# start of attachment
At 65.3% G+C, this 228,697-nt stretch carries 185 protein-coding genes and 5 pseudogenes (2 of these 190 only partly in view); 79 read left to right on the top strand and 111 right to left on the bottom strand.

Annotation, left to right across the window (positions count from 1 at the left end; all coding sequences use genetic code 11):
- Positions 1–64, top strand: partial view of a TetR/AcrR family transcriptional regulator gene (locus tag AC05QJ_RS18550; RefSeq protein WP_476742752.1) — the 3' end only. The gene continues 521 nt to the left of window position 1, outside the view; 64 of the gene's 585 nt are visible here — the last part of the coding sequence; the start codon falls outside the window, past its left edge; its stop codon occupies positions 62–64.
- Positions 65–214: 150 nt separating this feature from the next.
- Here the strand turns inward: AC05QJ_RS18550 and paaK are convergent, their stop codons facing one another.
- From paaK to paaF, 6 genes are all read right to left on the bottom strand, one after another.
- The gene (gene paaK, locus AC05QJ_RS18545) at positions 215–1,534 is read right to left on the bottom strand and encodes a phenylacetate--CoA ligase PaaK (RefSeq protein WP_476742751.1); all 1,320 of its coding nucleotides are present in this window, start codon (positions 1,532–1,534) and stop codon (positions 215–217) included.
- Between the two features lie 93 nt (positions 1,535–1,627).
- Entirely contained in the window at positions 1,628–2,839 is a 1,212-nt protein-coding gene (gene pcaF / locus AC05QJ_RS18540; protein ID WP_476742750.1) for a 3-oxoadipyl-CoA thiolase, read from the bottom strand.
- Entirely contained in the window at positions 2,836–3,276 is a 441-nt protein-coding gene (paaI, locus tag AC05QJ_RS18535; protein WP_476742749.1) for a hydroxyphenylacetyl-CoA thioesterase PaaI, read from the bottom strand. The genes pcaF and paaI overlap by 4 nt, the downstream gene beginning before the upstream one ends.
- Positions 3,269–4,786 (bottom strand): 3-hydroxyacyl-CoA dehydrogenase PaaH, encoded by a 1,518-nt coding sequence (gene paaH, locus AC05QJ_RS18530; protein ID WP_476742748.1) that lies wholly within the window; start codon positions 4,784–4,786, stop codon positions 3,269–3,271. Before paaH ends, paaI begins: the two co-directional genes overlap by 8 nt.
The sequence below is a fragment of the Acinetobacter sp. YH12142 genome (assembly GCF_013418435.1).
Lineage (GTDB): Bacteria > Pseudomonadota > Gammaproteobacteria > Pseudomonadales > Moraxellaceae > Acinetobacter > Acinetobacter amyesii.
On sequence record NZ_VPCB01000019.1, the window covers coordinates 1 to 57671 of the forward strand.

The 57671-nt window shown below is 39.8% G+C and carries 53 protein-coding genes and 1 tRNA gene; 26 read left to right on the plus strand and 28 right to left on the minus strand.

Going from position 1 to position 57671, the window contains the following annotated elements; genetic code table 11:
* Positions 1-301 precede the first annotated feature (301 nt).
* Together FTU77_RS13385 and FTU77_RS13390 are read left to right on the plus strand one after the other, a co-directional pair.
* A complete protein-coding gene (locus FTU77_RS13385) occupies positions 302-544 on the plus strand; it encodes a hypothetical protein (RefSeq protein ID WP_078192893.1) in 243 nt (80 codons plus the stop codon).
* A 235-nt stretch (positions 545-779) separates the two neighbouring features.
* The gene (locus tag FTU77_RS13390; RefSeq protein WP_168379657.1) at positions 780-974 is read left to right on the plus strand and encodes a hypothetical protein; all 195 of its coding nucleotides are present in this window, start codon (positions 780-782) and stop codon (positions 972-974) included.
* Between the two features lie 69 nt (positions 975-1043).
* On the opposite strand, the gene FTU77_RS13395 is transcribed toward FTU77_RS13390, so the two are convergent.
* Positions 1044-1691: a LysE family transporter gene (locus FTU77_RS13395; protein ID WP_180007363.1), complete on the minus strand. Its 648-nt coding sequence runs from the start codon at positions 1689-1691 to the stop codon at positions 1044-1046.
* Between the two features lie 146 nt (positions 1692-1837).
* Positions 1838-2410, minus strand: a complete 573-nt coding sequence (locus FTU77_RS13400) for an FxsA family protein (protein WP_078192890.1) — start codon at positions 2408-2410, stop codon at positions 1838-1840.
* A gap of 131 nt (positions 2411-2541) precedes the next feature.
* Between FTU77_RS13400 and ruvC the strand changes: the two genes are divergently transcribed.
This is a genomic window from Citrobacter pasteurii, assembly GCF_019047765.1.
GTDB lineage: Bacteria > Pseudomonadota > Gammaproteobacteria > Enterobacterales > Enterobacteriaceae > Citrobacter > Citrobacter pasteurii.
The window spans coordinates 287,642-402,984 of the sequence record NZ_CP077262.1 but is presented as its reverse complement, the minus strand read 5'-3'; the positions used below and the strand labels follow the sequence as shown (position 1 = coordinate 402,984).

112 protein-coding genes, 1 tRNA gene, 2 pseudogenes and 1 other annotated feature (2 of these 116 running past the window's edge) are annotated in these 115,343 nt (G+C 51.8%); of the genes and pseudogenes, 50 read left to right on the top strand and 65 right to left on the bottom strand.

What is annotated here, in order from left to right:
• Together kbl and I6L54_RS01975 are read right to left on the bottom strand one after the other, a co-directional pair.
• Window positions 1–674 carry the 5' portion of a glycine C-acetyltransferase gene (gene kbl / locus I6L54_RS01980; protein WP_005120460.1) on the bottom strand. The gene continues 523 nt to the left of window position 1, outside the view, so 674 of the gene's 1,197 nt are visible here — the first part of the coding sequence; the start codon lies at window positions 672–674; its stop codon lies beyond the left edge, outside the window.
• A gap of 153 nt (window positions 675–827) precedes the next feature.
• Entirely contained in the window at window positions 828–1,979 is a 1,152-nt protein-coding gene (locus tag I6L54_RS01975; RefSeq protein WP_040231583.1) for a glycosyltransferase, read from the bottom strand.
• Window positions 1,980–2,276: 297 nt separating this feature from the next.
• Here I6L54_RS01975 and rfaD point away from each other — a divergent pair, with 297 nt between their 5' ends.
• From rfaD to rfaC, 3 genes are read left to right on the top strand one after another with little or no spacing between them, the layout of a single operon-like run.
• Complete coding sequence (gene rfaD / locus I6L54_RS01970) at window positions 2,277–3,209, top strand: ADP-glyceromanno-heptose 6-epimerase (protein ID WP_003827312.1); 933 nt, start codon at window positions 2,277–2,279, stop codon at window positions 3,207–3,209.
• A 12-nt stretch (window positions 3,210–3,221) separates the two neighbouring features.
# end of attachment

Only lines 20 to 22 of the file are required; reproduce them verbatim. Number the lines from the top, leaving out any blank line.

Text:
* A 235-nt stretch (positions 545-779) separates the two neighbouring features.
* The gene (locus tag FTU77_RS13390; RefSeq protein WP_168379657.1) at positions 780-974 is read left to right on the plus strand and encodes a hypothetical protein; all 195 of its coding nucleotides are present in this window, start codon (positions 780-782) and stop codon (positions 972-974) included.
* Between the two features lie 69 nt (positions 975-1043).